What Happens When You Outsource Development


Outsourcing development is a relatively common practice: big companies have been sending development jobs overseas to contractors for years. But the results are not always exactly what you might expect. For many startups, the development work that they can do in house or locally (even with a crazy workload) can be dramatically better than what they can get by outsourcing.

What Are You Selling?

If you’re bootstrapping a technology startup, you probably have some serious technical skills. If that’s what you’re best at, why would you outsource doing that sort of work? Development is likely your core competency — the area in which you can outshine the competition. Handing off the ability to get ahead just doesn’t make sense on a fundamental level.

Furthermore, you care about your ideas. There are parts of running your company that are boring and it makes sense to hand those off to someone else. But actually executing the idea you set out to create is something that you need to stay involved in.

The Communications Issue

The ability to communicate with the people you hire is one of the most common issues in outsourcing. Even if you outsource to a country that officially speaks the same language you’re fluent in, communication difficulties are common. The differences in jargon and idioms alone can cause major issues, but when you add in the inability to easily ask questions if you and your team are in dramatically different time zones, communication seems impossible.

When Outsourcing Makes Sense

Just because outsourcing development work isn’t a panacea that will solve all your problems, there are situations in which it can work. In order to localize a project, handing it off to someone who actually lives and works in the audience you’re trying to reach makes perfect sense.

You can head off some of the problems that go along with outsourcing, especially if you can invest some time into creating an in-depth plan. It does take a lot of work, though, so make sure that outsourcing really is your best option before jumping into it.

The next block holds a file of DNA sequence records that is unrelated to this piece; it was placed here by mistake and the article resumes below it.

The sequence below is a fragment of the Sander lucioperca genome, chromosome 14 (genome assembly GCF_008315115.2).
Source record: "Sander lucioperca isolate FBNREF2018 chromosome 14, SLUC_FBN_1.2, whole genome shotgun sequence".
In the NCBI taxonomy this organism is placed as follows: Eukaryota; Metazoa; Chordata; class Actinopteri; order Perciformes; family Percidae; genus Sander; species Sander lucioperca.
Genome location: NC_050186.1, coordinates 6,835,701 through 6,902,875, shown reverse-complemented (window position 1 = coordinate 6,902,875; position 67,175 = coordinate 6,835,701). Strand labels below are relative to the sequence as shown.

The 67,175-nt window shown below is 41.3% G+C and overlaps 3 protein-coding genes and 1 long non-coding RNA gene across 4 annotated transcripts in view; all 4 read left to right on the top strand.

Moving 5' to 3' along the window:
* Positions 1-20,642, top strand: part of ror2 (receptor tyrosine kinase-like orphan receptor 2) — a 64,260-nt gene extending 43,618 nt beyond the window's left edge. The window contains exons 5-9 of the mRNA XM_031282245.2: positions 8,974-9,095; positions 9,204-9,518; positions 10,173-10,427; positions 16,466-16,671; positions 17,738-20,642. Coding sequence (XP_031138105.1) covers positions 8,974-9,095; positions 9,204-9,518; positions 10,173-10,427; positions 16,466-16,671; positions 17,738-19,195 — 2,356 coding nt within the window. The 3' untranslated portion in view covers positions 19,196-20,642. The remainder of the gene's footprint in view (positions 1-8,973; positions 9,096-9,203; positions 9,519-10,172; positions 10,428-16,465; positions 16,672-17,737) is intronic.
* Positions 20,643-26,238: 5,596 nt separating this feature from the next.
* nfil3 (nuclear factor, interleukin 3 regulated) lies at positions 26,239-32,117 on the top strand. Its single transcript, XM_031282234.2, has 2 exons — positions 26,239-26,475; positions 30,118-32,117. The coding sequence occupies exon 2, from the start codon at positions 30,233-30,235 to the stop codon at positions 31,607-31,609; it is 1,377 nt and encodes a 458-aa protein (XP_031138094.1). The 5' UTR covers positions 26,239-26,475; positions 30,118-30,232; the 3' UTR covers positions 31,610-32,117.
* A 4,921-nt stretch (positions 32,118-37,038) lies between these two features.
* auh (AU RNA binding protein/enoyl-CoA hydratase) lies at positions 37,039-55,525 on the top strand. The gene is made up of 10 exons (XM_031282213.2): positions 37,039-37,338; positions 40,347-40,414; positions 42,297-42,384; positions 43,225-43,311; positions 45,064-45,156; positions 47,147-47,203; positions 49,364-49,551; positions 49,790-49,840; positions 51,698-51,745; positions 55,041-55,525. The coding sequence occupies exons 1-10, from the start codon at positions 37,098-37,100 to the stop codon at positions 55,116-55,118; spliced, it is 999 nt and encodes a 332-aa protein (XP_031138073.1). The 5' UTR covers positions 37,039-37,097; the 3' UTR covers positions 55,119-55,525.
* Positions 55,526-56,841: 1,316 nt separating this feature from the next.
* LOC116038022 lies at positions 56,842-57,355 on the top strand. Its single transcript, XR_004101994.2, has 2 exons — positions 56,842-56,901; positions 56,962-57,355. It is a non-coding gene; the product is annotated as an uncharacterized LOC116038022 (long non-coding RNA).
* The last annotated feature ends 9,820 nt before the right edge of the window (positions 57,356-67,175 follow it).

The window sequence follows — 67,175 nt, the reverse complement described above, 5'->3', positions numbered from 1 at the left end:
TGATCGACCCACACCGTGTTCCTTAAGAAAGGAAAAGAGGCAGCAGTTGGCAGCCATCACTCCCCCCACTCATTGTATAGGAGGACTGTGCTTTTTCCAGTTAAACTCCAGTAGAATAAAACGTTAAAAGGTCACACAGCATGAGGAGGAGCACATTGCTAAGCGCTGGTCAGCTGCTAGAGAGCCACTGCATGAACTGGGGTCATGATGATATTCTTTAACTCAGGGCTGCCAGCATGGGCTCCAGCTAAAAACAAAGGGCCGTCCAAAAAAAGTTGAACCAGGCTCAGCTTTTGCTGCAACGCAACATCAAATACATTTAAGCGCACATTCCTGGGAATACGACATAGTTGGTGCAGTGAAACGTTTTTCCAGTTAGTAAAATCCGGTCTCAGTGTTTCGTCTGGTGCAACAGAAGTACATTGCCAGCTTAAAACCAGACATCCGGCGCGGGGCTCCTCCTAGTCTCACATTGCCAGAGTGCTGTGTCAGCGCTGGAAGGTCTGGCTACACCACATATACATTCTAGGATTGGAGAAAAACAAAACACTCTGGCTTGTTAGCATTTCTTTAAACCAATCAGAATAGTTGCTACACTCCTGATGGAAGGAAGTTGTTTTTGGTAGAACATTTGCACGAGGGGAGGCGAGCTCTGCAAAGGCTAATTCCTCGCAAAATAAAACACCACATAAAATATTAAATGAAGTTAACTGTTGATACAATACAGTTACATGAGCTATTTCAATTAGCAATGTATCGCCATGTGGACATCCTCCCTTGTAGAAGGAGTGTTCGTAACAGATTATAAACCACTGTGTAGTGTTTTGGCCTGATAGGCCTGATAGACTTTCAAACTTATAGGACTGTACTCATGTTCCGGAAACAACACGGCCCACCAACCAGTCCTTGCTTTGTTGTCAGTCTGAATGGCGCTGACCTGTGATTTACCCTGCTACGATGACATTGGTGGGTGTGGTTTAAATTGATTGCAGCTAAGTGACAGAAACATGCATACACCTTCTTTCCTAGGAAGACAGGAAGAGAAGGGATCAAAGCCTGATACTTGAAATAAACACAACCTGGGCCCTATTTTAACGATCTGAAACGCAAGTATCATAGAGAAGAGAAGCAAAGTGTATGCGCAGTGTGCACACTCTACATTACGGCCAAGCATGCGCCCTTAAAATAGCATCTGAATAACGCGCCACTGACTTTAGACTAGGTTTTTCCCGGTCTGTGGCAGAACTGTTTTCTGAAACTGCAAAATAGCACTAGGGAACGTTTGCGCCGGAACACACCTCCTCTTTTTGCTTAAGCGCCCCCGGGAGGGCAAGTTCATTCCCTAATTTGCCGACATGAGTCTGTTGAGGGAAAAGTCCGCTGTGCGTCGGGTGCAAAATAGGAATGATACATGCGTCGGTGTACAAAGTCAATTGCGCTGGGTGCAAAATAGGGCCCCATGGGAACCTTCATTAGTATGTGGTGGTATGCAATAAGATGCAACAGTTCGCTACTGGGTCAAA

Image by Flickr user Kuster & Wildhaber Photography

About Thursday Bram

Thursday Bram has been fascinated with technology and business since she was recruited to work with a startup focused on launching rockets into space in high school. She has started her own business, written for sites like CNET and GigaOm, and thought a lot about whether space flight or the web are going to wind up having a bigger impact on the human race.

  • Elias Parker

    Great quick read – thanks Thursday.

    There is an option that you don’t describe here, that has helped us and many companies to to ship more, faster, without compromising quality, caliber of work and company culture – our community has been calling it InShoring, or ‘enlightened overseas software development’. I think readers should know about it.

    For most of us in the software world, hiring at home or even hiring remote employees, means that at the very least you’ve custom-curated who’s on your team and you know that they also chose your team as their preference. We all do our best at ensuring that we’re hiring people that we can be confident will contribute to company culture and the caliber of work we expect and aspire to.

    Also, to most in North America, outsourcing is generally understood as engaging a vendor or contractor(s) that aren’t members of your in-house team. And using overseas talent is synonymous with outsourcing, right?

    So why do most of us use vendors/outsourcing when we’re engaging people over seas? Seems really contrary to how many of us operate at home doesn’t it? What about hiring directly overseas and extending your company culture instead of using someone else team and not investing in in-house knowledge?

    It’s worked great for us and now we’re helping other companies to do the same and not have to fumble on overseas-recruiting/administration/taxes/payroll/office-space. The results are clear as day – getting the specific people you actually want on your team, faster than you could in the North American job-market, not compromising quality because you’re not using some guy that a vendor mislead you to believe is a Sr./Lead developer, and saving a lot of money of money instead of wasting time.

    If the folks you’ve hired care about what’s being built and how they’re working together, the odds of success are always better – at home, remote or overseas.


    Elias Parker